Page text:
The court stated that the Federal Circuit’s opinion was not binding on it, and cited district court decisions in the 9th Circuit that found such material to be discoverable and highly relevant. Id. The court expressed concern that if “discovery of ‘uncommunicated’ materials [is] not allowed, accused infringers could easily and unfairly shield themselves from discovery of unfavorable advice by simply asking their counsel not to send it.” Id. at *3. The court also noted that it was troubled by Payless’s “repeated non-compliance with this court’s previous orders based simply on the fortuitous timing of a favorable, but non-binding opinion.” Id.

Privileged documents produced to opposing counsel are discoverable because disclosure was deemed voluntary and failure to compile and produce a privilege log constitutes waiver of privilege.

A federal district court has held that a party may retain otherwise privileged documents that the opposing party claimed to have produced inadvertently because (1) the defendant’s conduct demonstrates that the disclosure was voluntary, not inadvertent; (2) even if the disclosure was inadvertent, privilege was waived by defendant’s failure to properly redress disclosure; and, (3) defendant’s failure to keep and maintain a privilege log during document production constituted a waiver of privilege and work product protection. Wunderlich-Malec Systems, Inc. v. Eisenmann Corp., 2006 U.S. Dist. LEXIS 84889 (N.D. Ill. Nov. 17, 2006).

Eisenmann Corporation (“Eisenmann”) made thirty binders of documents available to plaintiff, Wunderlich-Malec (“W-M”). Id. at *2. Four of the thirty binders had been identified by Eisenmann’s counsel as containing privileged attorney-client communications and work product and had been removed from the production, but due to disorganization at Eisenmann’s headquarters, they were reincorporated and made available to plaintiff. Id.

Eisenmann did not realize that it had produced the privileged documents until five weeks after W-M had viewed and duplicated the binders in question. At that point, it made several intermittent requests to W-M (initially for 17 pages, then for 146 pages, and finally for 129 pages) seeking return of some of the “inadvertently” produced documents. Id. W-M then filed a motion for a ruling that Eisenmann had waived privilege as to documents in the four binders. In responding to the motion, Eisenmann attached as an exhibit, its first privilege log. Id. at *3. W-M further argued that regardless of whether Eisenmann waived privilege through the inadvertent production, it did so by failing to compile and submit a privilege log. Id. at *6-8.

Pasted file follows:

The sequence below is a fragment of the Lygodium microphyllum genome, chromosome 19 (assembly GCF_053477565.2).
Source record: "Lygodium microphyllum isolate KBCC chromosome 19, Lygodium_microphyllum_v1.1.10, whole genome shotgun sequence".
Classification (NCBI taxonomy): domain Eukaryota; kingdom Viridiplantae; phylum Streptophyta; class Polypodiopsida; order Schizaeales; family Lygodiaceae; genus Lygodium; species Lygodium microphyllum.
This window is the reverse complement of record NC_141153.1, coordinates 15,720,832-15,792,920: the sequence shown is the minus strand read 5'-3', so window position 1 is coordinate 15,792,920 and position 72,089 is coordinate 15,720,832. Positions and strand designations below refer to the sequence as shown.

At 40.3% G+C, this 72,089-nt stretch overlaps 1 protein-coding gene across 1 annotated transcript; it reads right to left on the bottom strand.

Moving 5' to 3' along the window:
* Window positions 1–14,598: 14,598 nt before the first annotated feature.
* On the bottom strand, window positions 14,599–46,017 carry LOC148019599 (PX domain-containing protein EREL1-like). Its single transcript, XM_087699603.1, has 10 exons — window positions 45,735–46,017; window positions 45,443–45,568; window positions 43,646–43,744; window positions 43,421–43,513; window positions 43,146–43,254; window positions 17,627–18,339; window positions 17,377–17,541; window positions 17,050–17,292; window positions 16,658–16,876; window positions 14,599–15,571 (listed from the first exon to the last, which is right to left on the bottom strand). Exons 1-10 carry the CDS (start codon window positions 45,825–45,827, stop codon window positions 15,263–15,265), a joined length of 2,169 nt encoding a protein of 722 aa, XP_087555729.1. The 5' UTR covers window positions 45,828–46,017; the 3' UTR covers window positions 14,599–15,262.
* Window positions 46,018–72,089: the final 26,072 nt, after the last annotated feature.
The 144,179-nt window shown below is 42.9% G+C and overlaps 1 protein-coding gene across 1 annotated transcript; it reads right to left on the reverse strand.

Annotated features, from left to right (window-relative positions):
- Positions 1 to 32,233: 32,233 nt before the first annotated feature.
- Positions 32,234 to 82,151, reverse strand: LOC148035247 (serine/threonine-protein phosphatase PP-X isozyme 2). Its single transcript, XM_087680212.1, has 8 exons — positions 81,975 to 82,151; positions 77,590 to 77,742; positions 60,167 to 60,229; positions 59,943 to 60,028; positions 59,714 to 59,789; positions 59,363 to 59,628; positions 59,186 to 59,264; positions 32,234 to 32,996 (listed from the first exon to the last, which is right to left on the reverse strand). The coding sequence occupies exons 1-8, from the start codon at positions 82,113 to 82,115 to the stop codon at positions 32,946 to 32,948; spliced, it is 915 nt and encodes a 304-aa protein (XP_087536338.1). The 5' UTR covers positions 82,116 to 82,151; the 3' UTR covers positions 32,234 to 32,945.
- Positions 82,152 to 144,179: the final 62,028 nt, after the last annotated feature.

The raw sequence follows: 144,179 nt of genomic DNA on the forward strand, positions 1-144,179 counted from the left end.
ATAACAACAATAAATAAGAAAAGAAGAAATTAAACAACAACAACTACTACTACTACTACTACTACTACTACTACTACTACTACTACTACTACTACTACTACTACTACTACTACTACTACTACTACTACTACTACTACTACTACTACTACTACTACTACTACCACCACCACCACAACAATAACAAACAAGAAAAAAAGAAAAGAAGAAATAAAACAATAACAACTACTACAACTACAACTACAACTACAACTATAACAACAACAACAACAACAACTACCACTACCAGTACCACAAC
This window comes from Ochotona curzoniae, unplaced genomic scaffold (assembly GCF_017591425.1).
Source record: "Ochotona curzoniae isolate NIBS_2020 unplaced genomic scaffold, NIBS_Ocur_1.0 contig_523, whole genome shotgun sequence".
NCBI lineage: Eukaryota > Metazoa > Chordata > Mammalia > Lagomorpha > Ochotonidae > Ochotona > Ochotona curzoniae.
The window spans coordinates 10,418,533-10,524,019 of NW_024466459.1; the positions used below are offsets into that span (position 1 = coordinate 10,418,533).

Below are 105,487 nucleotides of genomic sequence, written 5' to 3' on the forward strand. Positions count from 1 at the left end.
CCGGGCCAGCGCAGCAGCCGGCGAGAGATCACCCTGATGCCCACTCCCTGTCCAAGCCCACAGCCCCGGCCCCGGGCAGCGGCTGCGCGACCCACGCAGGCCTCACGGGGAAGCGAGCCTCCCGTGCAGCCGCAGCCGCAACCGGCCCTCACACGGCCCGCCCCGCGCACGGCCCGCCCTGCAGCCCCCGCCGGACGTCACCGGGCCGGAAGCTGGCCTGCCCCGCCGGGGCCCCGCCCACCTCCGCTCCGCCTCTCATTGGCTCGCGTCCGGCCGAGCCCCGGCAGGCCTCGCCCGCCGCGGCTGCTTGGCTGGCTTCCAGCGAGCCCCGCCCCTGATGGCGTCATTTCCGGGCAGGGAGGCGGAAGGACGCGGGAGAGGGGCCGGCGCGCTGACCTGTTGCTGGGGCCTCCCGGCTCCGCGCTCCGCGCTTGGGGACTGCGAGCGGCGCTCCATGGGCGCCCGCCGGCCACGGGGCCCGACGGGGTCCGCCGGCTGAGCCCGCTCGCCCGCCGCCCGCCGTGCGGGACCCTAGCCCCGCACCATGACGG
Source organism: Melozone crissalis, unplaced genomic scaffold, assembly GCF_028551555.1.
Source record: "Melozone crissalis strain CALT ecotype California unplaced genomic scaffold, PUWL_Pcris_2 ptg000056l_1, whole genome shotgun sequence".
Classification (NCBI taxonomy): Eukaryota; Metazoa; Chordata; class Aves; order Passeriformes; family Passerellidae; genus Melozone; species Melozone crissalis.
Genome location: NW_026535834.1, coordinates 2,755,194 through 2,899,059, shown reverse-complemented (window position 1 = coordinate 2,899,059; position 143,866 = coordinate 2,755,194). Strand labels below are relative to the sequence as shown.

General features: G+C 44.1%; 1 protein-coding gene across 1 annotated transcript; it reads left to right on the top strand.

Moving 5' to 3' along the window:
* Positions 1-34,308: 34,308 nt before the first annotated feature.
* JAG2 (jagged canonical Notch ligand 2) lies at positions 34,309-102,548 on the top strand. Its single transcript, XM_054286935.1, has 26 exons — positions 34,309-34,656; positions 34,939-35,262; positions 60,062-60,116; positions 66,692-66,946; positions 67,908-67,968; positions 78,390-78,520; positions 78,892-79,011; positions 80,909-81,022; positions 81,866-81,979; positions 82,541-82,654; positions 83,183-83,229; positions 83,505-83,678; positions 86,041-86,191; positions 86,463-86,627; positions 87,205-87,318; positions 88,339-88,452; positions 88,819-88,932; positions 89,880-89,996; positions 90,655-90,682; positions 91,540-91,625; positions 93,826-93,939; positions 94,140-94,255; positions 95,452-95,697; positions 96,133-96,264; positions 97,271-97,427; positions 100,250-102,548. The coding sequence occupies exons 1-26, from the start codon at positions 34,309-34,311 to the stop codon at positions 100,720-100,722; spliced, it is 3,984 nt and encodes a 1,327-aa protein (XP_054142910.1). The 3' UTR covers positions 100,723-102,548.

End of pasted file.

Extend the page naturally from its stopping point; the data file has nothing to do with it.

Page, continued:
The court first turned to the question of whether the production of the four binders was inadvertent or voluntary. It assumed that the claimed documents were privileged, but concluded that even if defendant had not intended to disclose the documents, it did so little to prevent the disclosure that the production was, for all intents and purposes, voluntary. Id. at *4-5.

The court also found that even if Eisenmann’s disclosure was inadvertent, it had waived the privilege because: (1) Eisenmann had taken inadequate precautions to prevent inadvertent disclosure; (2) it had been tardy and inconsistent in attempting to rectify the error; (3) the scope of the discovery was not so extensive so as to make the disclosure of the privileged documents reasonable; (4) the extent of the “inadvertent” disclosure was sizable in comparison to the total documents produced to plaintiff; and, (5) Eisenmann did not demonstrate that fairness required the exclusion of the documents—there was nothing so damaging in the disclosures that Eisenmann would be unduly prejudiced. Id. at *5-6. Additionally, the court found that Eisenmann’s failure to produce a privilege log prior to responding to the plaintiff’s motion resulted in a waiver of privilege, independent of the inadvertent disclosure. Id. at *7-8.

Practice Tip

Before engaging in otherwise privileged communication with clients via email, it is important to determine whether a third party has access to, or the ability to read, the client’s inbound or outbound email messages. Recent district court decisions indicate that when an employee—relevant to our practice, is the case when an employee is also a client—has been made aware that his or her employer can view email correspondence (even if the correspondence is conducted via a personal, password-protected email account), the correspondence may not be confidential and the privilege does not attach.

Attorney-client privilege might be similarly undermined if counsel is conducting email correspondence with a client whose email account is shared (e.g., with a spouse or mail sent to a general department-wide inbox). Inquiring as to whether a client’s employer has distributed a policy on email confidentiality, or has otherwise communicated to the client that email communications can be monitored, can help ensure that privileged attorney-client discussion retains the protection of a confidence.